Authentic faith demonstrates true generosity, and it depends upon God through prayer. One other example that Jesus gives us in these verses is fasting, showing us that authentic faith deprives the self for spiritual growth. Self-deprivation flies in the face of today’s mindset of self-exaltation. Fasting is the the ultimate spiritual discipline that is practiced in our lives for the purpose of denying the self.
We know much about feasting, but not so much about fasting! Yet here in this passage, Jesus assumes fasting as a regular part of the disciple’s spiritual life. A good working definition for ‘fasting’ is that it involves abstaining from food for measured periods of time in order to heighten my hunger for God and for the things of God. Fasting is the willful deprivation of one’s basic needs with a spiritual goal in mind. It is forgoing basic necessities such as food for a season of greater focus on God and greater clarity from God.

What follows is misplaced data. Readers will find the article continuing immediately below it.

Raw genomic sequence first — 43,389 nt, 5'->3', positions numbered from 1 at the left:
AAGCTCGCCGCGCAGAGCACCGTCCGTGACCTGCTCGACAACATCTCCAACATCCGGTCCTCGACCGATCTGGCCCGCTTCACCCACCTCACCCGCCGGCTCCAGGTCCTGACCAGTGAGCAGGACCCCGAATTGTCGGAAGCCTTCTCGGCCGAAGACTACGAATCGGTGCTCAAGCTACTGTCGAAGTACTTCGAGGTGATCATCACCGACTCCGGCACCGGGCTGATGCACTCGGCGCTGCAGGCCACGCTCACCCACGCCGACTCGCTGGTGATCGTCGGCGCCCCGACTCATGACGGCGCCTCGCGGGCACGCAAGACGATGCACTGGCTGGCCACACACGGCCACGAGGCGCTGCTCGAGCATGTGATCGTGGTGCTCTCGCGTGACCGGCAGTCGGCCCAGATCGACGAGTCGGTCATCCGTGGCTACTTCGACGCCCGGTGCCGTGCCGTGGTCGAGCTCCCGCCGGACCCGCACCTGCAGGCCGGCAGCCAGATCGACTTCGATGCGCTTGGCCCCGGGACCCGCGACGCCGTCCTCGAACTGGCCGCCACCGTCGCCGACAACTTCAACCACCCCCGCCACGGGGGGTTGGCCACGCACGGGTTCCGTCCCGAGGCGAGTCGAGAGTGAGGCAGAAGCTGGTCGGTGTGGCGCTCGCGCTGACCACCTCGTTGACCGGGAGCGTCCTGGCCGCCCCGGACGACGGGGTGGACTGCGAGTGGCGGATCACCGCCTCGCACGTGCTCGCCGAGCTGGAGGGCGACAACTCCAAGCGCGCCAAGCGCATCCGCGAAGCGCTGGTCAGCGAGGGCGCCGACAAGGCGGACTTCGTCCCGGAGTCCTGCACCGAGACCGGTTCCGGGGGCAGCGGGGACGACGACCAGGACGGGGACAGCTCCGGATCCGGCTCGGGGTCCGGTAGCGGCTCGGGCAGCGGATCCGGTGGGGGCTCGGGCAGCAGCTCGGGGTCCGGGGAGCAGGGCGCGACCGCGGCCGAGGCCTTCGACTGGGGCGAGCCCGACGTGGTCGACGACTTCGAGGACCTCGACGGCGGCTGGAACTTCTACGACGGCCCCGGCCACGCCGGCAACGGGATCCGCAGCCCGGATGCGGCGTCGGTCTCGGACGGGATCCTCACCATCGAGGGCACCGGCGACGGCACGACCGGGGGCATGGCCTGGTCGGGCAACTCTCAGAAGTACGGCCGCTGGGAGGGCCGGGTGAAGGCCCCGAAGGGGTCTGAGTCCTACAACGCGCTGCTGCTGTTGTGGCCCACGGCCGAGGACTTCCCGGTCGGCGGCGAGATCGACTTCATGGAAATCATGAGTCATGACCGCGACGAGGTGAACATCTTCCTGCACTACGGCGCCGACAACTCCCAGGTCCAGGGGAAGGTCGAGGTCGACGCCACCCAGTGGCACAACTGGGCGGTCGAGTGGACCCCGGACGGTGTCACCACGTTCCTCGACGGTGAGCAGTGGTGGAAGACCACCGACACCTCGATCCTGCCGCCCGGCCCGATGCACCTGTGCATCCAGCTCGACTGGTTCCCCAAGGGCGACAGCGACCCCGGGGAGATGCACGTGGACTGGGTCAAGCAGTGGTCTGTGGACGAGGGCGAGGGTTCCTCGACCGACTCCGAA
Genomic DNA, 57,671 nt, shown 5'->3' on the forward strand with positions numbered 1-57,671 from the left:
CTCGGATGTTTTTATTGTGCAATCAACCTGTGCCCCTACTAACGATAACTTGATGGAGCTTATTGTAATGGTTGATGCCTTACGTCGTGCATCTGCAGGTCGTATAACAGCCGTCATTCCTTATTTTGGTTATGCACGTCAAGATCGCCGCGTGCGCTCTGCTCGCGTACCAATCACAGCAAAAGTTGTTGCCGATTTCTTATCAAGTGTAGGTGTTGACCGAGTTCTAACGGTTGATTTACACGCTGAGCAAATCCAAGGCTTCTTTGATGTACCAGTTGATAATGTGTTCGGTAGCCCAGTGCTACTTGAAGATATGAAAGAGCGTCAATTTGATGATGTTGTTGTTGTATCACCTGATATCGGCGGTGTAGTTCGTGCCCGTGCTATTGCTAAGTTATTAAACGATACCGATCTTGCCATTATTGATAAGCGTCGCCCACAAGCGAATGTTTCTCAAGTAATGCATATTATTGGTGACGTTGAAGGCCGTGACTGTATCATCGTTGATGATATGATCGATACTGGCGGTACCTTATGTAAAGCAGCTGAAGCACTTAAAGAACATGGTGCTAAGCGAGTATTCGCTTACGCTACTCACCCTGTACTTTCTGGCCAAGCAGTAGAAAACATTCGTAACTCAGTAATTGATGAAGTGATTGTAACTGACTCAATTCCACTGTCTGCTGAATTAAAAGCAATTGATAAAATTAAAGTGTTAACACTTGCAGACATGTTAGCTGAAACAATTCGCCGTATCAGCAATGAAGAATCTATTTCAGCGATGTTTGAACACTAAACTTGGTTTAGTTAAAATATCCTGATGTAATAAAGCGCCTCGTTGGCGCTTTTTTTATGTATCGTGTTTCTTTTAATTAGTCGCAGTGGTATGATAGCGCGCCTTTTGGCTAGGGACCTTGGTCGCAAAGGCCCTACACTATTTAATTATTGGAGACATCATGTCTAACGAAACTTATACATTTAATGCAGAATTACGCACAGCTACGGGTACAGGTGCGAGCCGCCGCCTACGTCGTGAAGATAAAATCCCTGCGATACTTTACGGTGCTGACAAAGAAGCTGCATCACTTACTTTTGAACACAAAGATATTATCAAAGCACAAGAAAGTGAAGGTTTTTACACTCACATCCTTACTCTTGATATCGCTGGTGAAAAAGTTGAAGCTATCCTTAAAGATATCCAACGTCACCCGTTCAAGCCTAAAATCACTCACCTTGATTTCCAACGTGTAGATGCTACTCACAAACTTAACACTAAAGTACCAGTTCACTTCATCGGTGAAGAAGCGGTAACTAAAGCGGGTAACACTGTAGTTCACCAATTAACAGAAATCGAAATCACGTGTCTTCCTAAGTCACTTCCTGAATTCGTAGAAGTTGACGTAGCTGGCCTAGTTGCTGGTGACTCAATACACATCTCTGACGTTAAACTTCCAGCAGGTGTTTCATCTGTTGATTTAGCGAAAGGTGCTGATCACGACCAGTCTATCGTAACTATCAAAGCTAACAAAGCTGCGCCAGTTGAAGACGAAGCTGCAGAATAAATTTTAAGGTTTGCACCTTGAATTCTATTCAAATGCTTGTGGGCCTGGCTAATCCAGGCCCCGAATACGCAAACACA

Fasting is depriving the self. This is counter to everything the world around us says. We naturally want to indulge the self in whatever the self desires. Jesus said that being His disciple demands that we deny self. In other words, I am to no longer live for me. The world around us, fallen nature within us, and the enemy against us constantly tempt us to say ‘yes’ to the self. Because we value freedom here in western culture, the autonomy of the self has been elevated to god-like status. This is why consumerism and self-indulgence abounds in our generation, even at the expense of others around us. The discipline of fasting is one way in which we put self to death through the power of the Spirit.
The point Jesus is making in the Sermon on the Mount is that giving, praying, and fasting—these must all be born from the proper heart motive. They are not practiced to earn acceptance with God, but because we’ve been accepted by God through faith in Christ. They are our spiritual resources!
For more, read Isaiah 58:3-7